Really, no new charities? So, since there already are government welfare programs no new soup kitchens will emerge? Good to know. I'd say that reality disagrees with you again though. People donate to such charities all the time, even though they pay for it with taxes. Why not for a green initiative? Because it won't support your ideology?


It hasn't been for 15 years, how long should the consumer wait for the market to fix the prices? Or should the consumer just sit tight and hope that perhaps their children will see real competition in the market?

No, actually, it pretty much is. I leave you alone, you leave me alone, and we never fight. See how simple that is?

People see progress in green initiatives, and gaps in welfare. So, the charities fill the gaps, but don't spring up to push green initiatives where government is making progress. In economic terms, there is no demand, so nobody supplies. (or rather, what demand is there is already met)

I wasn't aware that your government had been dissolved. Why didn't anyone tell me AnCapistan was here?

BTC1MYRkuLv4XPBa6bGnYAronz55grPAGcxja
Need Dispute resolution? Public Key ID: 0x11D341CF
No person has the right to initiate force, threat of force, or fraud against another person or their property. VIM VI REPELLERE LICET
JA37
Sr. Member
****
Offline Offline

Activity: 378


View Profile
July 22, 2011, 09:33:27 AM
 #600

No, actually, it pretty much is. I leave you alone, you leave me alone, and we never fight. See how simple that is?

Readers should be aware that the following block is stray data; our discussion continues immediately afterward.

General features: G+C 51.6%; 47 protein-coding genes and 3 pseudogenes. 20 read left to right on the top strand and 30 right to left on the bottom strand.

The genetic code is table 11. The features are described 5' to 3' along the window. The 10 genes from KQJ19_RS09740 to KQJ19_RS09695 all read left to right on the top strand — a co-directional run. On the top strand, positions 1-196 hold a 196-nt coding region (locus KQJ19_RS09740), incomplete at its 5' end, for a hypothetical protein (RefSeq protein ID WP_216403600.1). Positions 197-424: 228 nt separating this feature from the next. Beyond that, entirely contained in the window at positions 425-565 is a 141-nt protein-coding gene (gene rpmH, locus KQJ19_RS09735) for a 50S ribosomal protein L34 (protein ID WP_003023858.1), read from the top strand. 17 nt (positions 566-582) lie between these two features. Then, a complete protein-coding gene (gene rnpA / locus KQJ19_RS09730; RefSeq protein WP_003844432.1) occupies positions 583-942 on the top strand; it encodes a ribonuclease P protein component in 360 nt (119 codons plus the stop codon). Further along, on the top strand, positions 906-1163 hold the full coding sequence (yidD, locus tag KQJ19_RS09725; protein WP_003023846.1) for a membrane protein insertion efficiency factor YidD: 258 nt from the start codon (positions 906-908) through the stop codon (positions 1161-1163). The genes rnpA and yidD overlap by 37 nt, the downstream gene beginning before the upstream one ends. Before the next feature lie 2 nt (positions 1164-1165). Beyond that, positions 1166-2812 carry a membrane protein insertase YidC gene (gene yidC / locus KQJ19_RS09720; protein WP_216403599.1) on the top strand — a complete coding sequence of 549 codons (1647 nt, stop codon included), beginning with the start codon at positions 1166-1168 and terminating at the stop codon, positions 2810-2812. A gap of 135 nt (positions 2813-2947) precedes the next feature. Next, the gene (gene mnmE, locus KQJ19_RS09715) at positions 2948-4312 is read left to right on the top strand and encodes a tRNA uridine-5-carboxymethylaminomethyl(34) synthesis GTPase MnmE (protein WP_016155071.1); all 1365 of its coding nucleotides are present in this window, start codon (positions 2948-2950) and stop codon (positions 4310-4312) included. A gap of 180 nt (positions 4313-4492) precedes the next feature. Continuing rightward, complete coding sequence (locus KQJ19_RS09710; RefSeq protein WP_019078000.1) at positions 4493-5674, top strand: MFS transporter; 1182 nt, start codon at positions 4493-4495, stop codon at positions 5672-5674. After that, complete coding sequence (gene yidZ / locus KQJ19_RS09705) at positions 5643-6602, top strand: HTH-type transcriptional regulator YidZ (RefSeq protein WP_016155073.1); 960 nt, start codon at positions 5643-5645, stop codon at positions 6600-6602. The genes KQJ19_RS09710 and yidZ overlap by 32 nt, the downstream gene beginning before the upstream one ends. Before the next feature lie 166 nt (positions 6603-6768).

People see progress in green initiatives, and gaps in welfare. So, the charities fill the gaps, but don't spring up to push green initiatives where government is making progress. In economic terms, there is no demand, so nobody supplies. (or rather, what demand is there is already met)

I wasn't aware that your government had been dissolved. Why didn't anyone tell me AnCapistan was here?

It is, if you live in a bubble and your actions don't impact anyone else. Outside of that things get a little more complex.

I would have to call bullshit on that argument again. That's not how markets work. People see a demand/market and think "I could do that better" and compete in the current market. If people just gave up because there already is a supplier somewhere you wouldn't have competition anywhere. New business pop up everywhere doing almost exactly the same as the business already there, while trying to differentiate themselves in various ways.

No, the government hasn't been disolved. Still you refuse to answer though. When the monopoly was discarded and anyone was free to compete what you said would happen hasn't happened. Why do you think that is? Perhaps reality isn't as simple as you'd like it to be?

Ponzi me: http://fxnet.bitlex.org/?ref=588
Thanks to the anonymous person who doubled my BTC wealth by sending 0.02 BTC to: 1BSGbFq4G8r3uckpdeQMhP55ScCJwbvNnG
Pages: « 1 2 3 4 5 6 7 8 9 10 11 12 13 14 15 16 17 18 19 20 21 22 23 24 25 26 27 28 29 [30] 31 32 33 »
  Print  
 
Jump to:  

Sponsored by , a Bitcoin-accepting VPN.
Powered by MySQL Powered by PHP Powered by SMF 1.1.19 | SMF © 2006-2009, Simple Machines Valid XHTML 1.0! Valid CSS!